Melville's Vision of Society : A Study of the Paradoxical Interrelations in Melville's Major Novels

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I hold that Melvillean society consists of paradoxical relationships between civilization and barbarianism, evil and good, the corrupt and the natural, the individual and the collective, and the primitive and the advanced. Because these terms are arbitrary and, in the context of the novels, somewhat interchangeable, I explore Melville's thoughts as those emerge in the following groups of novels: Typee, Omoo, and White-Jacket demonstrate the paradox of Melvillean society; Redburn, Moby-Dick, and Mardi illustrate the corrupting effects of capitalism and individualism; and The Confidence-Man, Israel Potter, and Pierre depict a collapsed paradox and the disintegration of Melville's society.

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i, 99 leaves

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Terzis, Timothy R. (Timothy Randolph) May 1995.

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  • Terzis, Timothy R. (Timothy Randolph)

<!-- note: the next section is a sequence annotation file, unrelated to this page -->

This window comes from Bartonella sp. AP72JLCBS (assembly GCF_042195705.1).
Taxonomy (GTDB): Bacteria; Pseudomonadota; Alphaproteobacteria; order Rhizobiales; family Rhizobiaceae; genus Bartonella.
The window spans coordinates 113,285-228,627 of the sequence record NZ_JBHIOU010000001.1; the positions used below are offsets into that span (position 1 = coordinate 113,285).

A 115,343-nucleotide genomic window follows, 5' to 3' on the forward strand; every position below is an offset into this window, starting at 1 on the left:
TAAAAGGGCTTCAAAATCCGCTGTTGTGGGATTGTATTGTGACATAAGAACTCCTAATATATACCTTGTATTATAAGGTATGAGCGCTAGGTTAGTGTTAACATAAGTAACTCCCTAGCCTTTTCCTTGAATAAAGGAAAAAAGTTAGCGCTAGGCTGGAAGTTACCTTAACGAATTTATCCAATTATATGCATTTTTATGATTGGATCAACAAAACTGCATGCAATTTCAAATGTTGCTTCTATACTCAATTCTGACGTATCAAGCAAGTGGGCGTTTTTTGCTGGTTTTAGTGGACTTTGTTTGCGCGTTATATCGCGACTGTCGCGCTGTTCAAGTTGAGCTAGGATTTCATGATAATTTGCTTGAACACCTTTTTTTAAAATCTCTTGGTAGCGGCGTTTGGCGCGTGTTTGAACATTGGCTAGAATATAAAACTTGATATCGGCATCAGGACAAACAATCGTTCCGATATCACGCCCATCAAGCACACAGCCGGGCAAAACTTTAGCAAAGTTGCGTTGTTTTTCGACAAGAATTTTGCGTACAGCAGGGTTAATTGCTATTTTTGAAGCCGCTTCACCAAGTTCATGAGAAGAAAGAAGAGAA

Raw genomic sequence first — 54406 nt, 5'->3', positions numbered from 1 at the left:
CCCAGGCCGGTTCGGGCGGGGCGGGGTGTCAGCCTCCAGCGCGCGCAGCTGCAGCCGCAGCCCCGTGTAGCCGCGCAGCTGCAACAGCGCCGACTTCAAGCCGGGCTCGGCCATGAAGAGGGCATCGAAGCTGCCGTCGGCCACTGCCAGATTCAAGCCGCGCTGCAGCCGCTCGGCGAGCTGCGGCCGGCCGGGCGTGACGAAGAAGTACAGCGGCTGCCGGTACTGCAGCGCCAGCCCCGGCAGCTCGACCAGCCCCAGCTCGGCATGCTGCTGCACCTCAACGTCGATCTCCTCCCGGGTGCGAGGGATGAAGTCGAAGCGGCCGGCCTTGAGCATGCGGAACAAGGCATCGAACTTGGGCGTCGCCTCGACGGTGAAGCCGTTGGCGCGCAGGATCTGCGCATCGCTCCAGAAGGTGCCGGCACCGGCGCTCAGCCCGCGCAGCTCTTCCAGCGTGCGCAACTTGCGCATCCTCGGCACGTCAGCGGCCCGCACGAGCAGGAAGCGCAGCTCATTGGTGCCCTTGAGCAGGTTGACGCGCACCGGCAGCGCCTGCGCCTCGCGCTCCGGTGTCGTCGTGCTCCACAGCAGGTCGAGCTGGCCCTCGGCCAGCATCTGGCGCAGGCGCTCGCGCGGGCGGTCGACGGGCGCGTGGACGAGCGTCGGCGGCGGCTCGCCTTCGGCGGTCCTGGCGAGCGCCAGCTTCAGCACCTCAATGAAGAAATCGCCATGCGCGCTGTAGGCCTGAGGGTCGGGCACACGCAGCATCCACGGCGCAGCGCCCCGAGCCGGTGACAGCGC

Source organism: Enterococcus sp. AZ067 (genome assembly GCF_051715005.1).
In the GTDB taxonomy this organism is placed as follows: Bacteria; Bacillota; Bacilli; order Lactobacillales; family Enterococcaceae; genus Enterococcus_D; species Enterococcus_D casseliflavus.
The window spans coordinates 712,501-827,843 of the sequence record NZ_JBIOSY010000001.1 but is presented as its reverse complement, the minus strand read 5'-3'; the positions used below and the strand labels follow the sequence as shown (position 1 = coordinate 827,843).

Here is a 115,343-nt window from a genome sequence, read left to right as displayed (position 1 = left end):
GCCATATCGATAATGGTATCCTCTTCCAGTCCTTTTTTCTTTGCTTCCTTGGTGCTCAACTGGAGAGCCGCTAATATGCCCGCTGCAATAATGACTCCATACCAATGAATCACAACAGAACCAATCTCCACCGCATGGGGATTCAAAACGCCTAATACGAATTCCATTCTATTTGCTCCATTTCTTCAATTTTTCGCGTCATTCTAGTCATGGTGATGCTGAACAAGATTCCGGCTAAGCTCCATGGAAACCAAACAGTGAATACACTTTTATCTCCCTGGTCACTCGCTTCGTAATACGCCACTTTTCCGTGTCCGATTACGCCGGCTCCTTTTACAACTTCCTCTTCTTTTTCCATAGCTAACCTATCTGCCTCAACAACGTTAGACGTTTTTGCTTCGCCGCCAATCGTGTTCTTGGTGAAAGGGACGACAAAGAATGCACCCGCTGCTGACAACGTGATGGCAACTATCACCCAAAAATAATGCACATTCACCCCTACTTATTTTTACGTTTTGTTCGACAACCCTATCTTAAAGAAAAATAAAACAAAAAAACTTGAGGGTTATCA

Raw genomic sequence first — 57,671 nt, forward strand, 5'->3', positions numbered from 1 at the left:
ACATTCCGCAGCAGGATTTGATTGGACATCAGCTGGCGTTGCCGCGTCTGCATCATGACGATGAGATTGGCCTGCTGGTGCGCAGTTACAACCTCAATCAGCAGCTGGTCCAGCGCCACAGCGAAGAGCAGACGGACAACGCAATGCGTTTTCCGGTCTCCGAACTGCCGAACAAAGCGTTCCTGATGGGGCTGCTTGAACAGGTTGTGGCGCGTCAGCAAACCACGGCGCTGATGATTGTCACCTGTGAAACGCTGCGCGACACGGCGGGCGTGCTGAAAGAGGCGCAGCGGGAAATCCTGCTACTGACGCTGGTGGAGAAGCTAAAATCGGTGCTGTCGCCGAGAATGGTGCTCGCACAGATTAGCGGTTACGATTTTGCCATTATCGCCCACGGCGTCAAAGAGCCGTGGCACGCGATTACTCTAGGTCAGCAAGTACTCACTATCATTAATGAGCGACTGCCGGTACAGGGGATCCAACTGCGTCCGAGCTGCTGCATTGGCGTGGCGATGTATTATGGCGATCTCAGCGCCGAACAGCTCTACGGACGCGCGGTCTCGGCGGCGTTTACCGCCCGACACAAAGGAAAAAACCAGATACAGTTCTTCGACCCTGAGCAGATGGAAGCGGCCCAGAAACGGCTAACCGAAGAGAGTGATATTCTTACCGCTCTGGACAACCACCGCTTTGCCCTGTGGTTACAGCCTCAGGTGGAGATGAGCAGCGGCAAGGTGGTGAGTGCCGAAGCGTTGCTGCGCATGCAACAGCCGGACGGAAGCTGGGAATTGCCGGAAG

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I hold that Melvillean society consists of paradoxical relationships between civilization and barbarianism, evil and good, the corrupt and the natural, the individual and the collective, and the primitive and the advanced. Because these terms are arbitrary and, in the context of the novels, somewhat interchangeable, I explore Melville's thoughts as those emerge in the following groups of novels: Typee, Omoo, and White-Jacket demonstrate the paradox of Melvillean society; Redburn, Moby-Dick, and Mardi illustrate the corrupting effects of capitalism and individualism; and The Confidence-Man, Israel Potter, and Pierre depict a collapsed paradox and the disintegration of Melville's society.

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i, 99 leaves

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  • May 1995

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  • March 24, 2014, 8:07 p.m.

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  • June 25, 2014, 11:24 a.m.

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Terzis, Timothy R. (Timothy Randolph). Melville's Vision of Society : A Study of the Paradoxical Interrelations in Melville's Major Novels, thesis, May 1995; Denton, Texas. (digital.library.unt.edu/ark:/67531/metadc278456/: accessed August 18, 2018), University of North Texas Libraries, Digital Library, digital.library.unt.edu; .